Today Dr John Reid, the Health Secretary for the United Kingdom (UK), announced the reclassification of statins as 'over the counter' products in the UK, to be available to members of the public directly from pharmacists without the need for a prescription. With this move, recently approved by the UK's Committee on Safety of Medicines, the UK is the first country to move a statin from prescription-only to over the counter access.
The initial statin to be available from pharmacists will be simvastatin, at a daily dosage of 10mg. Simvastatin will be targeted at individuals with a low to moderate risk of heart disease, specifically sub-populations such as men aged 50 years and over and women aged 55 and over with one or more risk factors including: obesity, cigarette smoking, insufficient physical exercise, unhealthy diet, hypertension, diabetes or family history of heart disease. An on-the-spot blood test is envisaged to assess if an individual requesting simvastatin is eligible and if the results are positive the treatment can be purchased immediately.
As a result of this decision, UK health authorities expect to increase the usage of statins in primary prevention, in order to reduce cholesterol levels in the UK population and ultimately reduce the country's high incidence of heart disease, arguing that the move is in favour of improving patient choice and access to medicines.
Statins not a stand-alone prevention measure
In light of this development, the European Society of Cardiology (ESC) stresses the importance of viewing statins appropriately within the global risk management environment.
Simvastatin, along with the other statins in its class, is a very effective treatment option in both primary and secondary cardiovascular disease prevention. However, it is by no means a substitute for lifestyle factor improvements and should only be taken in parallel to effective risk factor reduction methods such as healthier eating, increased exercise and refraining from smoking.
Professor Bassand, ESC President, outlines, "The ESC is a strong exponent of global risk management. Lifestyle factors and the promotion of healthy living are crucial to cardiovascular disease prevention. Whilst statins, such as simvastatin, are extremely effective in reducing the risk of heart disease, it is crucial that a global approach is taken and efforts are made to reduce risk factors on all levels. Patients must be adequately encouraged to improve their lifestyles to lower their heart disease risk and not misperceive the taking of a statin as a stand-alone risk reduction option".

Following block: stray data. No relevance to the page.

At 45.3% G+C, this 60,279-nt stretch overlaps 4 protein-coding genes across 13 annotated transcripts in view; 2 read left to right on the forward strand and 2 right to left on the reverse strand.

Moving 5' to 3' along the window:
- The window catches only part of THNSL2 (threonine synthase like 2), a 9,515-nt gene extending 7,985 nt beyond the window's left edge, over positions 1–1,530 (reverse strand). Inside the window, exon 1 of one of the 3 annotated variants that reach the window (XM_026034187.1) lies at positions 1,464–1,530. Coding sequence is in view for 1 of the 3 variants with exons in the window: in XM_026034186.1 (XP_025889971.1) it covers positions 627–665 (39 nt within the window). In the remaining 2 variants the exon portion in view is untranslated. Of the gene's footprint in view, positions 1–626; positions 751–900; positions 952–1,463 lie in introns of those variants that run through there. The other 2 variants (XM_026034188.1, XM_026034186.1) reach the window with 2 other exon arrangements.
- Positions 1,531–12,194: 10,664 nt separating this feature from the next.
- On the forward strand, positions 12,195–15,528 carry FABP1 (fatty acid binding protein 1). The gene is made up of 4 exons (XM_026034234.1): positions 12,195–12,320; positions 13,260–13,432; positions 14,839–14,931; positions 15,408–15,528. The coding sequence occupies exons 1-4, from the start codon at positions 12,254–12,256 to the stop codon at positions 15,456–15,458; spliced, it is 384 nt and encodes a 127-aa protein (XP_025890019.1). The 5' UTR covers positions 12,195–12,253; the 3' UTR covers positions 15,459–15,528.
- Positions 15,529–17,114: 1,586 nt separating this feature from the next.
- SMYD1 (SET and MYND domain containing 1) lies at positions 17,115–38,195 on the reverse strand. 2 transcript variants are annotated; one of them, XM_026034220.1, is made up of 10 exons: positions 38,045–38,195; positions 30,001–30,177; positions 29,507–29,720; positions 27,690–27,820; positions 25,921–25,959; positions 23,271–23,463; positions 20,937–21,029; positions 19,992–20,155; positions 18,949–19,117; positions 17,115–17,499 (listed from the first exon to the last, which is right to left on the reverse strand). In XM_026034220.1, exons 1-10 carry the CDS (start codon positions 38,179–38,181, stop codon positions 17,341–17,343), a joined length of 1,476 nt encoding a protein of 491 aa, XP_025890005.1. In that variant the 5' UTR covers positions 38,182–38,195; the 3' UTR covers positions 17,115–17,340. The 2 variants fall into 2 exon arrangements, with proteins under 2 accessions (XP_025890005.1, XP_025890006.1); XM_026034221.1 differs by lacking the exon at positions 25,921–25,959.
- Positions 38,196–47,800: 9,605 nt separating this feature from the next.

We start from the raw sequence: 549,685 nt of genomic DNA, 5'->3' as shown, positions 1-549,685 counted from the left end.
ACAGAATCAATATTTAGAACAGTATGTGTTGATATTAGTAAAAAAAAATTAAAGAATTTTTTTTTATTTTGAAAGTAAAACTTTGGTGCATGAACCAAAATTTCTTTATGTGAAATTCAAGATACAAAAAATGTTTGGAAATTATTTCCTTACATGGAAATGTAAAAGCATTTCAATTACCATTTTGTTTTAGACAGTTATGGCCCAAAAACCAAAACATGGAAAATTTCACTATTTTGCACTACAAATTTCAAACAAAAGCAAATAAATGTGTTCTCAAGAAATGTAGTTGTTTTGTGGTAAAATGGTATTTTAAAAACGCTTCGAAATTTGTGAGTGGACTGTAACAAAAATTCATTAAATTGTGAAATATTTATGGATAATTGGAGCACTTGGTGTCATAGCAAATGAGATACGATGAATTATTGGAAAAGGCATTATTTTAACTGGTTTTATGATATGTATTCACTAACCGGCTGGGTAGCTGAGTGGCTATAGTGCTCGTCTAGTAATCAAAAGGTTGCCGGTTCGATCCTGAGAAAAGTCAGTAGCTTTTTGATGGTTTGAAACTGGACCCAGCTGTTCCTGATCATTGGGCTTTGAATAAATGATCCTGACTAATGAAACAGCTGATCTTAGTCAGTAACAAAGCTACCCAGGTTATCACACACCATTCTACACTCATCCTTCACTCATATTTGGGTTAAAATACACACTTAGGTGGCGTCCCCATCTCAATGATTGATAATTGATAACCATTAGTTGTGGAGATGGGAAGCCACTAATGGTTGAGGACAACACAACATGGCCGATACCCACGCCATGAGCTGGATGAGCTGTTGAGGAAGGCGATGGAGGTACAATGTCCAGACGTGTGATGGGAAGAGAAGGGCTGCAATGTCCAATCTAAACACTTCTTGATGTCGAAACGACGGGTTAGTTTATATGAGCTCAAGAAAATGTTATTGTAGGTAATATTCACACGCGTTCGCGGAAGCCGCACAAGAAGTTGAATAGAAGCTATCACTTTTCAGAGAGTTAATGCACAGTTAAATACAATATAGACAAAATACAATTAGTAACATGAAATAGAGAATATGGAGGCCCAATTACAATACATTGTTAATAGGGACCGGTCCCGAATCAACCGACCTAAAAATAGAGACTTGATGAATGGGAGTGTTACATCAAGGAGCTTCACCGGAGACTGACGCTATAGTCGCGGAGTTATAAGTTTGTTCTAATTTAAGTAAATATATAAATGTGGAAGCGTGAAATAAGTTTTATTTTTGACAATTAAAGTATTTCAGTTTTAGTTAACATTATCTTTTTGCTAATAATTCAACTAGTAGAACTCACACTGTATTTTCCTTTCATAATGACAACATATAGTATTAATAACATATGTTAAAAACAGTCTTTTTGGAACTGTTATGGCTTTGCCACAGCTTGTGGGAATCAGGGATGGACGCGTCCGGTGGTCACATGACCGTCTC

Screening and monitoring are crucial
Professor Bassand continues, "It is important that pharmacists are fully briefed in order to ensure that individuals take the treatment as recommended, regularly and with an appreciation of the need to report side effects. Blood cholesterol and other risk factors, such as family history of heart disease, should be noted and taken into account not only before but also during treatment, and individuals should also be advised on how to improve their lifestyles to reduce their risk profile overall".
Prevention is a priority
Professor Bassand states, "The mission of the ESC is 'to improve the quality of life of the European population by reducing the impact of cardiovascular disease', and prevention is one of the most important means by which this can be achieved. The ESC acknowledges the UK ruling as placing cardiovascular disease prevention high on the healthcare agenda. This should be coupled with increased emphases on lifestyle factor improvements, healthy living campaigns and specific targets for individuals to strive for".
Professor Bassand continues, "Statins are notoriously under-prescribed and any initiative to improve access to at-risk populations is a step in the right direction, provided that these individuals are appropriately screened and monitored and made equally aware of the need for risk factor reduction overall".
"Statins should not be considered as a stand-alone wonder-drug in the fight against heart disease. Individuals should be encouraged to reduce their cholesterol and other risk factor levels through lifestyle improvements and actively supported to do so with on-going public health campaigns", concludes Professor Bassand.
Source: Eurekalert & othersLast reviewed: By John M. Grohol, Psy.D. on 21 Feb 2009
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